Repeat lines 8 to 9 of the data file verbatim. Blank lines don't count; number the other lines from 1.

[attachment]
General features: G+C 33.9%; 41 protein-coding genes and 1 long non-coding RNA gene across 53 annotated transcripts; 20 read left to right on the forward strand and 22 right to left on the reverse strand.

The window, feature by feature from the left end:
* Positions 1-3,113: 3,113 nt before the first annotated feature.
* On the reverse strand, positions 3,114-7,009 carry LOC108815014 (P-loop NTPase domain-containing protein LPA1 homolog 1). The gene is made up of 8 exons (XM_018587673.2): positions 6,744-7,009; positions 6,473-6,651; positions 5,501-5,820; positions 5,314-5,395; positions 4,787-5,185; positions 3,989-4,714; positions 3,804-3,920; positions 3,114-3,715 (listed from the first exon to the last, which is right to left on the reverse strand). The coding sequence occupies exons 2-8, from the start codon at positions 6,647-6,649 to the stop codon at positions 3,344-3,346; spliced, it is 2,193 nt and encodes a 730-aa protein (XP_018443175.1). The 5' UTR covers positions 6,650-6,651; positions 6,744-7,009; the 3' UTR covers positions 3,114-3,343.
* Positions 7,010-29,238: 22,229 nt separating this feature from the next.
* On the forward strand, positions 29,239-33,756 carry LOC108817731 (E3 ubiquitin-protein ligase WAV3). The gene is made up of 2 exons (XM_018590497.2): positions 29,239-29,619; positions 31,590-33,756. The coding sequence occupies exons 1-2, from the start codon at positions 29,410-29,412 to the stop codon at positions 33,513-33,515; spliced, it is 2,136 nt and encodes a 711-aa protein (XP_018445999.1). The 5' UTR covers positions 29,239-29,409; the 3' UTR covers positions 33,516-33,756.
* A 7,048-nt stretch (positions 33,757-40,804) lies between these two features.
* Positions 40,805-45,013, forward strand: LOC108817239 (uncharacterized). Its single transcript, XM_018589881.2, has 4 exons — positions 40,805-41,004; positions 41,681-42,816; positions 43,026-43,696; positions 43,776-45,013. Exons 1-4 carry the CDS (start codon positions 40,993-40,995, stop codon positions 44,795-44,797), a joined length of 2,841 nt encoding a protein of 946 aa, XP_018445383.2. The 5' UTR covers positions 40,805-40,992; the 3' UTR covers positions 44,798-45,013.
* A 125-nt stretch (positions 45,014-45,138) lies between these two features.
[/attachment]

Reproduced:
* Positions 40,805-45,013, forward strand: LOC108817239 (uncharacterized). Its single transcript, XM_018589881.2, has 4 exons — positions 40,805-41,004; positions 41,681-42,816; positions 43,026-43,696; positions 43,776-45,013. Exons 1-4 carry the CDS (start codon positions 40,993-40,995, stop codon positions 44,795-44,797), a joined length of 2,841 nt encoding a protein of 946 aa, XP_018445383.2. The 5' UTR covers positions 40,805-40,992; the 3' UTR covers positions 44,798-45,013.
* A 125-nt stretch (positions 45,014-45,138) lies between these two features.